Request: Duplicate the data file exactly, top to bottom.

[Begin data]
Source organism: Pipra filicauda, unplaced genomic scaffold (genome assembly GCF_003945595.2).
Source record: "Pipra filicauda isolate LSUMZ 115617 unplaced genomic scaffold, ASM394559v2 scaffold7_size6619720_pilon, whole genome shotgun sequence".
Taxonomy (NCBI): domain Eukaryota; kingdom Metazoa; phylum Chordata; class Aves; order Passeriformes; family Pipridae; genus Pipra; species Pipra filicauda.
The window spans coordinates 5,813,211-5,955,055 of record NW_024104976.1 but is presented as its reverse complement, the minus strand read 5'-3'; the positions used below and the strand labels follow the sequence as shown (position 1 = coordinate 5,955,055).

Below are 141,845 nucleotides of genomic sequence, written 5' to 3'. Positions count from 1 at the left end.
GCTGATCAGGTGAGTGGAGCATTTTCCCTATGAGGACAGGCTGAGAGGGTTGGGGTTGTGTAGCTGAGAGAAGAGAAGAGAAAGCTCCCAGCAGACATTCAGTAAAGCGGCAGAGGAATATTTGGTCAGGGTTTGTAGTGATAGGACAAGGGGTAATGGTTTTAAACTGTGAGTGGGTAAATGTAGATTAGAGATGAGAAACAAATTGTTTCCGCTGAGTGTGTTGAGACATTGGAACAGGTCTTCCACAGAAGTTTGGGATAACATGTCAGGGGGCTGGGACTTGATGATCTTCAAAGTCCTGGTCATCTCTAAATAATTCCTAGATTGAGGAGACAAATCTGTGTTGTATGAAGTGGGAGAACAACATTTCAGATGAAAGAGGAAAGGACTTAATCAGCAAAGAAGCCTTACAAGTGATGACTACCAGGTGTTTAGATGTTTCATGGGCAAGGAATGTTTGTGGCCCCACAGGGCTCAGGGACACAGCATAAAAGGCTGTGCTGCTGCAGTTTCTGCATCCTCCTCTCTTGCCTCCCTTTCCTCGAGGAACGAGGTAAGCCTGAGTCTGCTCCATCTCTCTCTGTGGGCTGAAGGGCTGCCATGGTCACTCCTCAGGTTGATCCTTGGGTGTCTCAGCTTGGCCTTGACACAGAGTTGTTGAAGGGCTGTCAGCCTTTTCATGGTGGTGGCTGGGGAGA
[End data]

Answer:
Source organism: Pipra filicauda, unplaced genomic scaffold (genome assembly GCF_003945595.2).
Source record: "Pipra filicauda isolate LSUMZ 115617 unplaced genomic scaffold, ASM394559v2 scaffold7_size6619720_pilon, whole genome shotgun sequence".
Taxonomy (NCBI): domain Eukaryota; kingdom Metazoa; phylum Chordata; class Aves; order Passeriformes; family Pipridae; genus Pipra; species Pipra filicauda.
The window spans coordinates 5,813,211-5,955,055 of record NW_024104976.1 but is presented as its reverse complement, the minus strand read 5'-3'; the positions used below and the strand labels follow the sequence as shown (position 1 = coordinate 5,955,055).

Below are 141,845 nucleotides of genomic sequence, written 5' to 3'. Positions count from 1 at the left end.
GCTGATCAGGTGAGTGGAGCATTTTCCCTATGAGGACAGGCTGAGAGGGTTGGGGTTGTGTAGCTGAGAGAAGAGAAGAGAAAGCTCCCAGCAGACATTCAGTAAAGCGGCAGAGGAATATTTGGTCAGGGTTTGTAGTGATAGGACAAGGGGTAATGGTTTTAAACTGTGAGTGGGTAAATGTAGATTAGAGATGAGAAACAAATTGTTTCCGCTGAGTGTGTTGAGACATTGGAACAGGTCTTCCACAGAAGTTTGGGATAACATGTCAGGGGGCTGGGACTTGATGATCTTCAAAGTCCTGGTCATCTCTAAATAATTCCTAGATTGAGGAGACAAATCTGTGTTGTATGAAGTGGGAGAACAACATTTCAGATGAAAGAGGAAAGGACTTAATCAGCAAAGAAGCCTTACAAGTGATGACTACCAGGTGTTTAGATGTTTCATGGGCAAGGAATGTTTGTGGCCCCACAGGGCTCAGGGACACAGCATAAAAGGCTGTGCTGCTGCAGTTTCTGCATCCTCCTCTCTTGCCTCCCTTTCCTCGAGGAACGAGGTAAGCCTGAGTCTGCTCCATCTCTCTCTGTGGGCTGAAGGGCTGCCATGGTCACTCCTCAGGTTGATCCTTGGGTGTCTCAGCTTGGCCTTGACACAGAGTTGTTGAAGGGCTGTCAGCCTTTTCATGGTGGTGGCTGGGGAGA